Shigouri Woodworking

Nick Shigouri Finds Solace in Transforming Raw Material into Individual Productive Ends

Wood creations built by Nick Shigouri, Shigouri Woodworking, are pieces of art holding personality and individuality in each nail, screw, hinge or slab of wood.

In 2012, Shigouri decided to take the leap and make what was originally a way of battling stress into his livelihood.

“I always found the process of transforming raw material into a productive end allowed me singular focus, and in that moment, I could be totally present,” he says. “That appeal has been life-long. One day, I decided to make something out of wood, and I did. I liked it, and I made something else. Each time I finished a new work, I would expand and repeat. I came upon woodworking through a response I was having to the way it was making me feel, though I didn't recognize that at the time. While I was working, I wasn't stressed, I wasn't thinking about anything else than what was in front of me.”

Shigouri grew up in Fairway, Kansas, attending Westwood View Elementary, Indian Hills Middle School and Shawnee Mission East. He attended KU, dual-majoring in literature and public administration, then earned a master’s degree in public administration. He studied at Vermont Woodworking School to hone his skills.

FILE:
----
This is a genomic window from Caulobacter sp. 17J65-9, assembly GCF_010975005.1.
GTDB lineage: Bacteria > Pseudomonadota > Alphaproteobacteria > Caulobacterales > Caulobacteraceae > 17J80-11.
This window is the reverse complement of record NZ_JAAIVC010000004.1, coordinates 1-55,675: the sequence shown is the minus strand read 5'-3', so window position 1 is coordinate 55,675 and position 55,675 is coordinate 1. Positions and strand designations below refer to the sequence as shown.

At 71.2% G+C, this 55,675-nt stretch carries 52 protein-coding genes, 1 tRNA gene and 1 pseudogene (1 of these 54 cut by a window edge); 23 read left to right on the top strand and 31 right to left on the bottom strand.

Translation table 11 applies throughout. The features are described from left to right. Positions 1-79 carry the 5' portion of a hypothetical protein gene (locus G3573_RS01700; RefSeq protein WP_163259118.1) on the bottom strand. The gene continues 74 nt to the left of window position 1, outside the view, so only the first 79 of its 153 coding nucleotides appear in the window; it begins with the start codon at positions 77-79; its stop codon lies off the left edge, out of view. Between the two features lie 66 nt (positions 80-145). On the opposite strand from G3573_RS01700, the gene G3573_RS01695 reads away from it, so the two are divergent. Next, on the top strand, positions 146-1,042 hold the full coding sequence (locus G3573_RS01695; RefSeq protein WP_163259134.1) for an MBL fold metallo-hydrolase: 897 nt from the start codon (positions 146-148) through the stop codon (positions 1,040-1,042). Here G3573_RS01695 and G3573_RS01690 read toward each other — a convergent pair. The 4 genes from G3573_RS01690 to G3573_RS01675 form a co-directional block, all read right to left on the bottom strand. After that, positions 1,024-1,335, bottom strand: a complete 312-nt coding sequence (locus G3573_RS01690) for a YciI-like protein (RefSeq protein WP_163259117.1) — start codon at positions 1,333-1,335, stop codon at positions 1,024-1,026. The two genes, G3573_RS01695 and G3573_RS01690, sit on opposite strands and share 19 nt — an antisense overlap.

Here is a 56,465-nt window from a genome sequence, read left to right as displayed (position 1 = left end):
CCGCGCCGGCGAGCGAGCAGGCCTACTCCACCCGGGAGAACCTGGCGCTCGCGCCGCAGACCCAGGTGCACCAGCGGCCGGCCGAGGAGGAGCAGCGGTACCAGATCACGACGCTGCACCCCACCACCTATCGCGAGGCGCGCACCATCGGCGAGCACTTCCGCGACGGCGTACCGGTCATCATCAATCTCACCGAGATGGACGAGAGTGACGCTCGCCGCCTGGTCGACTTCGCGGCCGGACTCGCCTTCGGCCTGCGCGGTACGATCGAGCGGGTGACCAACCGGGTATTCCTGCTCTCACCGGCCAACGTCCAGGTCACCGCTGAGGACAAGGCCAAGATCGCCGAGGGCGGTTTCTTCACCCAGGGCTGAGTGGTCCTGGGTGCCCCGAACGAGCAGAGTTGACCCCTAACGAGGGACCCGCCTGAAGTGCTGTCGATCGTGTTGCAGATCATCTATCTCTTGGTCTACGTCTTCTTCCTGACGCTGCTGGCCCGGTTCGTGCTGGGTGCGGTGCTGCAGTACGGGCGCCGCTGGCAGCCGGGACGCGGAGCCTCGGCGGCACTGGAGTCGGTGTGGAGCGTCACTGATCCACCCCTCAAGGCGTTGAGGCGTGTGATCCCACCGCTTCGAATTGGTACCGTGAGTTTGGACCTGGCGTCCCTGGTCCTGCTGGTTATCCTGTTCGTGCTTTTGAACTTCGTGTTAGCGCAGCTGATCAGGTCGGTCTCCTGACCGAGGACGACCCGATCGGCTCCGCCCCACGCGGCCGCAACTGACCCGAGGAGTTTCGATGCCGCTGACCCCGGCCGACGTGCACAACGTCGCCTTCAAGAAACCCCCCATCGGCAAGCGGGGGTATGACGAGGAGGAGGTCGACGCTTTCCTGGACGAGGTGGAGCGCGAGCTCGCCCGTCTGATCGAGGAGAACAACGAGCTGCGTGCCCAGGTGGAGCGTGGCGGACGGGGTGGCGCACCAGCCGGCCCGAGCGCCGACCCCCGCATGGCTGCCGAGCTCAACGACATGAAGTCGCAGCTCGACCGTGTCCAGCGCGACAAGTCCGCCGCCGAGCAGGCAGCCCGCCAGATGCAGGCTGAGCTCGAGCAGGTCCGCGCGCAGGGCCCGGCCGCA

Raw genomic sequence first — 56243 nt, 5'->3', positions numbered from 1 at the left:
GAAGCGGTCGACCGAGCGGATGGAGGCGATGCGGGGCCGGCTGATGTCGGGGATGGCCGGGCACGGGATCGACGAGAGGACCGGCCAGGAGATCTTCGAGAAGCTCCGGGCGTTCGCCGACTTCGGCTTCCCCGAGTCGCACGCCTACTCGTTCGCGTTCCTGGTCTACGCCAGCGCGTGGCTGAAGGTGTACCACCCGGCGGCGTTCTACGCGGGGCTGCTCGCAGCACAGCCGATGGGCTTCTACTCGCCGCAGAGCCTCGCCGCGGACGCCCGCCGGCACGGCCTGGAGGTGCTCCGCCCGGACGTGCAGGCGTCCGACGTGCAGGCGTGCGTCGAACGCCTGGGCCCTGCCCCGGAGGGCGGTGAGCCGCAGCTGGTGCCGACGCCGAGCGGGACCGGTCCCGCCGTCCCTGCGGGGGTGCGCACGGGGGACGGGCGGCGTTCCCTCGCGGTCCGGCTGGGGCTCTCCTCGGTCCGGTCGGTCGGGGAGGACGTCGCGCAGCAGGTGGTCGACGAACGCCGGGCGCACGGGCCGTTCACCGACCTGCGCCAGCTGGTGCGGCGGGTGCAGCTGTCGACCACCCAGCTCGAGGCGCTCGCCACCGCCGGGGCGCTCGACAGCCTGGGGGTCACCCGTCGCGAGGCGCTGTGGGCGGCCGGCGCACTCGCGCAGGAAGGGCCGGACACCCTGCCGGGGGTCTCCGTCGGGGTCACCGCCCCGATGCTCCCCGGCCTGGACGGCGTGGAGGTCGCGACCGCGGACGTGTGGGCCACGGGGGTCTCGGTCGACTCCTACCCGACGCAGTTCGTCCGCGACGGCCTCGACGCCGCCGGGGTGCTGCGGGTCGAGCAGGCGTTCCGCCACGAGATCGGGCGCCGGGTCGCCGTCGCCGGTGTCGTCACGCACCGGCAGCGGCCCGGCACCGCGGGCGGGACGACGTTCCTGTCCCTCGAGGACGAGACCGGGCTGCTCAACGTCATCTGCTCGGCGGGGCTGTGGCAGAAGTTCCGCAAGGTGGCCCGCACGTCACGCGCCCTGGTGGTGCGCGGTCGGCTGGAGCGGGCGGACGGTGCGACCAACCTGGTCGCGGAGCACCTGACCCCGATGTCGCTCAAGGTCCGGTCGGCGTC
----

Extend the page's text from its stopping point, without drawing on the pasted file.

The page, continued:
He currently lives in Mission, Kansas, with fiancée, Andrea, and their three dogs, Casper, age 3, Teddy, age 9 and Rosie, age 2.

“Right now, I work out of my house, which I am trying hard to make into more of a home and less of a shop that also has an adjacent bedroom and kitchen,” he says. 

Psychologically, he found inspiration from his 10-year-old self, explaining he thinks about what that “self” would have told him when he held his traditional jobs.

“He would have seen right through me and known this was all fueled by fear. I think fear of ‘geographically comparative status placement’ drove me for a long time. One day I realized what I was doing and why, and that realization inspires what I do now,” he says.

Those “traditional” jobs have included, since age 12, Better Cheddar in Prairie Village, busboy at Kiki’s Bonton, Kansas City Country Club, assistant to the city administrator for the City of Mission Hills, personal assistant to a regional manager for UBS and a stint in the real estate arena.

“If I were to break it down to one thing, I love the opportunity for small details. Each piece I make has several small, subtle detail points, which I always like to imagine getting noticed after years the owner has had with the piece, similar to hearing some new, small eccentricity in a song or an album you've heard 100 times before,” he says. “I think elements like that elevate the things I make beyond their basic utility. A smart man once told me that ‘life is all about the stories we tell ourselves.’ I am infinitely thankful I told myself a different one.”

Visit, and the Maker Village website,, to enroll in classes Nick teaches.

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